Courtney Voshell has been described by her school’s principal, staff, and parents as a tireless, determined, and supportive leader and “if given the opportunity, she would do it all.” In 2010, during Voshell’s first year as assistant principal, Dover High School was labeled a failing school. As a new administrator, Voshell drew on her years of teaching experience at the school to provide insight from a teacher’s perspective and share ideas on how she thought the school could improve. She led the implementation of professional learning communities at the school to help teachers collaborate and share best practices and organize data to make data-driven decisions.

As part of her strong belief in the power of personalization in schools, Voshell makes sure to connect with teachers and students by completing weekly walkthroughs, where she provides instructional feedback to teachers and interacts and works with students on their classroom activities.

In the two full school years since Dover High School was labeled a failing school, Voshell has helped the school get back on track and meet all student targets on both state assessment and graduation cohort.

“The assistant principal has many critical roles to play as a school leader,” said JoAnn Bartoletti, NASSP executive director. “Courtney is a model of an excellent school leader who goes beyond the traditional roles of handling discipline and data and has become an expert in curriculum and instruction. NASSP is delighted to honor Courtney for the significant positive impact she has had on the students of Dover High School.”

“Virco is proud to recognize Courtney for her remarkable success as an assistant principal,” said Brian True, Virco’s director of sales. “We’re honored to sponsor the NASSP/Virco National Assistant Principal of the Year Program and contribute to assistant principals’ professional development.”

2013 NASSP/Virco National Assistant Principal of the Year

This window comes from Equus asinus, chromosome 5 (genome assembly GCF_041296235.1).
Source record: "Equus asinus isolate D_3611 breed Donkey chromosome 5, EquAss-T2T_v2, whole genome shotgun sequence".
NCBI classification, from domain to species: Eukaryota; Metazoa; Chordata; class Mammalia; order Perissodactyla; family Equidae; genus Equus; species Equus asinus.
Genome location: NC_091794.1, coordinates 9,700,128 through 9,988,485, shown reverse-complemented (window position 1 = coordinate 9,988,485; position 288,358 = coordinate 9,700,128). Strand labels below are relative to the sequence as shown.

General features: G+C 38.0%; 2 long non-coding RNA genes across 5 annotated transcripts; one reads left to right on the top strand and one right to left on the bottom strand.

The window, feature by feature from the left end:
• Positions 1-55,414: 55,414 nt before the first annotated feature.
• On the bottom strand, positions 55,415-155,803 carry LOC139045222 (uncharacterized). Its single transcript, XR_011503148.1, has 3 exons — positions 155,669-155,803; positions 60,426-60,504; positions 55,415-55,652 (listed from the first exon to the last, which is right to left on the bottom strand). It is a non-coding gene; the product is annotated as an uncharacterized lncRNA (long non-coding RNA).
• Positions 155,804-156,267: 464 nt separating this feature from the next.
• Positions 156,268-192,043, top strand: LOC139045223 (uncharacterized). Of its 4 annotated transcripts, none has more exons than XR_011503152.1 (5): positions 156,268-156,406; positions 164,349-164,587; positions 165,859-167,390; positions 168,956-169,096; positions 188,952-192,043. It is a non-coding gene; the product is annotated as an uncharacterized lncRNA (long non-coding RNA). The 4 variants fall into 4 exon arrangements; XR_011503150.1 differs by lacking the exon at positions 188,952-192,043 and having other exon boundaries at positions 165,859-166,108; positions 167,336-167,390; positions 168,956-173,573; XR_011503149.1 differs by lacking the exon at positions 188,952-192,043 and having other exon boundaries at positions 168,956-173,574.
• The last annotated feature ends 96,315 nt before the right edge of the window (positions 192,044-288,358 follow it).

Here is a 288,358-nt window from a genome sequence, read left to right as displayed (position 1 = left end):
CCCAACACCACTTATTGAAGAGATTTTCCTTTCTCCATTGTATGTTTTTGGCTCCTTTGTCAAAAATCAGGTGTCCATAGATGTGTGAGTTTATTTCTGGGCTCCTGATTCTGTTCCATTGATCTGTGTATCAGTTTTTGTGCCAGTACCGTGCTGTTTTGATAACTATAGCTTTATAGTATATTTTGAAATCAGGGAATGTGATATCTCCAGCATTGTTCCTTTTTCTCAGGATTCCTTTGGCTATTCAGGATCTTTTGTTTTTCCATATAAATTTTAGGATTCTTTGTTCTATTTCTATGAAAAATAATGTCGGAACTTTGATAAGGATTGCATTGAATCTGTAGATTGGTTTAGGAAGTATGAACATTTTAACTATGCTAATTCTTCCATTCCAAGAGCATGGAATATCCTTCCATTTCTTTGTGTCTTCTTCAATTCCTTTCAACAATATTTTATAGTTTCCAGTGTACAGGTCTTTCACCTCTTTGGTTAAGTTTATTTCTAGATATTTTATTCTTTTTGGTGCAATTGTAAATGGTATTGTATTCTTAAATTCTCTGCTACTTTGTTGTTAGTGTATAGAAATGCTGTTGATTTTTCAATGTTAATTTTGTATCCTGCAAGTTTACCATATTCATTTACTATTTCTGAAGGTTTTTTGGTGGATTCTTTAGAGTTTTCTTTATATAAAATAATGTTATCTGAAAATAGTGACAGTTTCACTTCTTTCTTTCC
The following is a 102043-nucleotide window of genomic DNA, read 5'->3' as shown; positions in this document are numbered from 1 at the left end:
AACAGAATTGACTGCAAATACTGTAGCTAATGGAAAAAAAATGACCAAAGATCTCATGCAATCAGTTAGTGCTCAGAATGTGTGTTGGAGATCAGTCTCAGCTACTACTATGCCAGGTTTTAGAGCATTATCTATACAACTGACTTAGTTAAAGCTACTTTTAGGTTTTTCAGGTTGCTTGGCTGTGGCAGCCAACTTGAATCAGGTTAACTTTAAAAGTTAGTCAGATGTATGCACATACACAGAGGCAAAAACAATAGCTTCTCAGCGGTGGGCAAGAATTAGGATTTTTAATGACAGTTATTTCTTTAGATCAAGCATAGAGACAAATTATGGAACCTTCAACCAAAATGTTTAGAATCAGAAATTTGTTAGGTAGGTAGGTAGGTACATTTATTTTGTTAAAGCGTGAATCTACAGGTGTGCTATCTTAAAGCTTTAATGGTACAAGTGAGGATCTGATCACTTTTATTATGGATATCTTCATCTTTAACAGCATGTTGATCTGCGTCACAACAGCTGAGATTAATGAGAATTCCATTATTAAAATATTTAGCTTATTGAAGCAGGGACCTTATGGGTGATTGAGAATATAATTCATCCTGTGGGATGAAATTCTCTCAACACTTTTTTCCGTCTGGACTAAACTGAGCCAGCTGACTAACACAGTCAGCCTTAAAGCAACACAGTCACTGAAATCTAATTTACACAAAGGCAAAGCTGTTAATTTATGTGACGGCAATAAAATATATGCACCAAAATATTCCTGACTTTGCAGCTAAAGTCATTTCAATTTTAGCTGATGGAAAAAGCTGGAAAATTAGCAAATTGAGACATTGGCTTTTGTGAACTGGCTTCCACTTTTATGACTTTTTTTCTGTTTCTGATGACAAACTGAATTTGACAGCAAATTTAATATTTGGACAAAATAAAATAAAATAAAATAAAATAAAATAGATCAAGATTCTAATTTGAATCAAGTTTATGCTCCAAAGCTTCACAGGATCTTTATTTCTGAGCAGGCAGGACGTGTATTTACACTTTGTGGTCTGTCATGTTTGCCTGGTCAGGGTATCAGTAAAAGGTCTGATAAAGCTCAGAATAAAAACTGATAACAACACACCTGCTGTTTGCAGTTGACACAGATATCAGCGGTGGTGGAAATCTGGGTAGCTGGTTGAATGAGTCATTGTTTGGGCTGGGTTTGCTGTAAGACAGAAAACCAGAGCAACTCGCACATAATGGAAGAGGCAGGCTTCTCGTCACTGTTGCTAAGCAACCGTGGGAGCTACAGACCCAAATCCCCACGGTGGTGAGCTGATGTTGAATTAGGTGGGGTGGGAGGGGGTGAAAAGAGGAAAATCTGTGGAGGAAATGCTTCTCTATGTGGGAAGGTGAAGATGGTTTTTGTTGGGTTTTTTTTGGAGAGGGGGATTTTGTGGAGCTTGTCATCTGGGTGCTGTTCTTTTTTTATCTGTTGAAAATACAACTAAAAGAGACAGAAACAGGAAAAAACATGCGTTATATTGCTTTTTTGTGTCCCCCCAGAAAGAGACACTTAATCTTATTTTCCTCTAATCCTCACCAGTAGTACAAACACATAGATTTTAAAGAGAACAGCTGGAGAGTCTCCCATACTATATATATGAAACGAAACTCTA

Matthew Willis

William C. Hinkley High School
Aurora, CO

In the short time since Matthew Willis has been at William C. Hinkley High School, the diverse, high-poverty school of nearly 2,000 students has experienced a dramatic shift in culture. When he started in 2009, gang activity was prevalent and the student population—90 percent of which are minority—frequently clashed. Willis immediately increased staff presence in the hallways and implemented academic and behavioral interventions. To address the school’s chronic absenteeism, he developed and applied a stricter attendance policy and enlisted a truancy expert to take students to court when necessary.

However, unwilling to contribute to the school-to-prison pipeline, he turned to restorative justice to keep students in school and empower them to take ownership of their success. Willis trained staff in restorative practices and helped secure funding from the Denver Foundation for ongoing professional development. Within the first year, the school conducted 263 restorative sessions and reduced minor offense referrals by 18 percent.

“Under Matthew’s leadership, we have trained over 30 teachers in the practice of RJ [restorative justice], and this focus on restoring adult-to-student relationships when discipline issues arise is drastically changing our schoolwide culture,” said Jinger Haberer, principal of Hinkley.

A former social studies teacher, Willis also increased common planning time and professional development for teachers, strengthened professional learning teams, overhauled the master schedule, and helped create a freshman academy. He raised student participation in a dual-credit program and steered counselors toward a unified focus on college readiness, doubling college acceptance rates.

“Matthew is passionate about instilling a college-bound vision for every student…and tenacious about achieving high academic results,” Haberer added.

“Research shows that principals and assistant principals create the conditions for schools to be successful and for students to achieve,” said JoAnn Bartoletti, NASSP executive director. “Matthew is a model of the quality school leader who focuses on what really matters in student success and makes no excuses in working to realize it. He has been an instrumental force in Hinkley’s turnaround.”

“Virco is proud to recognize Matthew for his remarkable success as an assistant principal,” said Brian True, Virco’s director of sales. “We’re honored to sponsor the NASSP/Virco National Assistant Principal of the Year Program and contribute to assistant principals’ professional development.”